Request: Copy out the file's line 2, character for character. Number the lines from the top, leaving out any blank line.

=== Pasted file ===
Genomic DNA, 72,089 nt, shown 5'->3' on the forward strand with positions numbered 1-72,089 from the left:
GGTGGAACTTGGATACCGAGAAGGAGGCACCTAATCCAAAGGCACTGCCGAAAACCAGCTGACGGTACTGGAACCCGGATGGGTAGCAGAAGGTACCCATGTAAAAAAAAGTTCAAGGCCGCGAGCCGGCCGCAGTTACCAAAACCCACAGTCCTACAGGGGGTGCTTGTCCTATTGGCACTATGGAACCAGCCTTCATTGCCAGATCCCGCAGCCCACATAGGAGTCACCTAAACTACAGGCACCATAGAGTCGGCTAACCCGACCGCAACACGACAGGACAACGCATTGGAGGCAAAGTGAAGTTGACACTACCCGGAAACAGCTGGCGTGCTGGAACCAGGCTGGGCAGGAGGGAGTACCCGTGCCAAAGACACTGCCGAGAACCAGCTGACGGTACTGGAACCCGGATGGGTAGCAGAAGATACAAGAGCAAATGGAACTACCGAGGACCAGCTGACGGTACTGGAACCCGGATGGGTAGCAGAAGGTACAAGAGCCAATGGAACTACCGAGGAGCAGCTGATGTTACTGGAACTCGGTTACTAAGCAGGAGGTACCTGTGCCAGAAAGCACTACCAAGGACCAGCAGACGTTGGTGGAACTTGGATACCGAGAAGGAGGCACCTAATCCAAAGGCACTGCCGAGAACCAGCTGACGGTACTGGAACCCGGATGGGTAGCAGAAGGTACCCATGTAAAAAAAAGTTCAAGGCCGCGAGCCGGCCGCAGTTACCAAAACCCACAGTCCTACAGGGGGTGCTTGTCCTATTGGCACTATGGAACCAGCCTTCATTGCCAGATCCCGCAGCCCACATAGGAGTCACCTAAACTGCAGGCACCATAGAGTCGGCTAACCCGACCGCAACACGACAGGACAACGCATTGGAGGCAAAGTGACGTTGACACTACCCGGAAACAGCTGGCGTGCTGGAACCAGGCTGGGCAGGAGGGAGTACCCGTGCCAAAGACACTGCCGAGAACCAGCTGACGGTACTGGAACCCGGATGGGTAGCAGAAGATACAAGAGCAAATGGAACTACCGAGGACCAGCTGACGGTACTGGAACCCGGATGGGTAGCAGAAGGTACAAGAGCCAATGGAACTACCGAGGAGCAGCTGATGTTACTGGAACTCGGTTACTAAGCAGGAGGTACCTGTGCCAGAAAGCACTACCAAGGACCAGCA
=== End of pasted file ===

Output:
GGTGGAACTTGGATACCGAGAAGGAGGCACCTAATCCAAAGGCACTGCCGAAAACCAGCTGACGGTACTGGAACCCGGATGGGTAGCAGAAGGTACCCATGTAAAAAAAAGTTCAAGGCCGCGAGCCGGCCGCAGTTACCAAAACCCACAGTCCTACAGGGGGTGCTTGTCCTATTGGCACTATGGAACCAGCCTTCATTGCCAGATCCCGCAGCCCACATAGGAGTCACCTAAACTACAGGCACCATAGAGTCGGCTAACCCGACCGCAACACGACAGGACAACGCATTGGAGGCAAAGTGAAGTTGACACTACCCGGAAACAGCTGGCGTGCTGGAACCAGGCTGGGCAGGAGGGAGTACCCGTGCCAAAGACACTGCCGAGAACCAGCTGACGGTACTGGAACCCGGATGGGTAGCAGAAGATACAAGAGCAAATGGAACTACCGAGGACCAGCTGACGGTACTGGAACCCGGATGGGTAGCAGAAGGTACAAGAGCCAATGGAACTACCGAGGAGCAGCTGATGTTACTGGAACTCGGTTACTAAGCAGGAGGTACCTGTGCCAGAAAGCACTACCAAGGACCAGCAGACGTTGGTGGAACTTGGATACCGAGAAGGAGGCACCTAATCCAAAGGCACTGCCGAGAACCAGCTGACGGTACTGGAACCCGGATGGGTAGCAGAAGGTACCCATGTAAAAAAAAGTTCAAGGCCGCGAGCCGGCCGCAGTTACCAAAACCCACAGTCCTACAGGGGGTGCTTGTCCTATTGGCACTATGGAACCAGCCTTCATTGCCAGATCCCGCAGCCCACATAGGAGTCACCTAAACTGCAGGCACCATAGAGTCGGCTAACCCGACCGCAACACGACAGGACAACGCATTGGAGGCAAAGTGACGTTGACACTACCCGGAAACAGCTGGCGTGCTGGAACCAGGCTGGGCAGGAGGGAGTACCCGTGCCAAAGACACTGCCGAGAACCAGCTGACGGTACTGGAACCCGGATGGGTAGCAGAAGATACAAGAGCAAATGGAACTACCGAGGACCAGCTGACGGTACTGGAACCCGGATGGGTAGCAGAAGGTACAAGAGCCAATGGAACTACCGAGGAGCAGCTGATGTTACTGGAACTCGGTTACTAAGCAGGAGGTACCTGTGCCAGAAAGCACTACCAAGGACCAGCA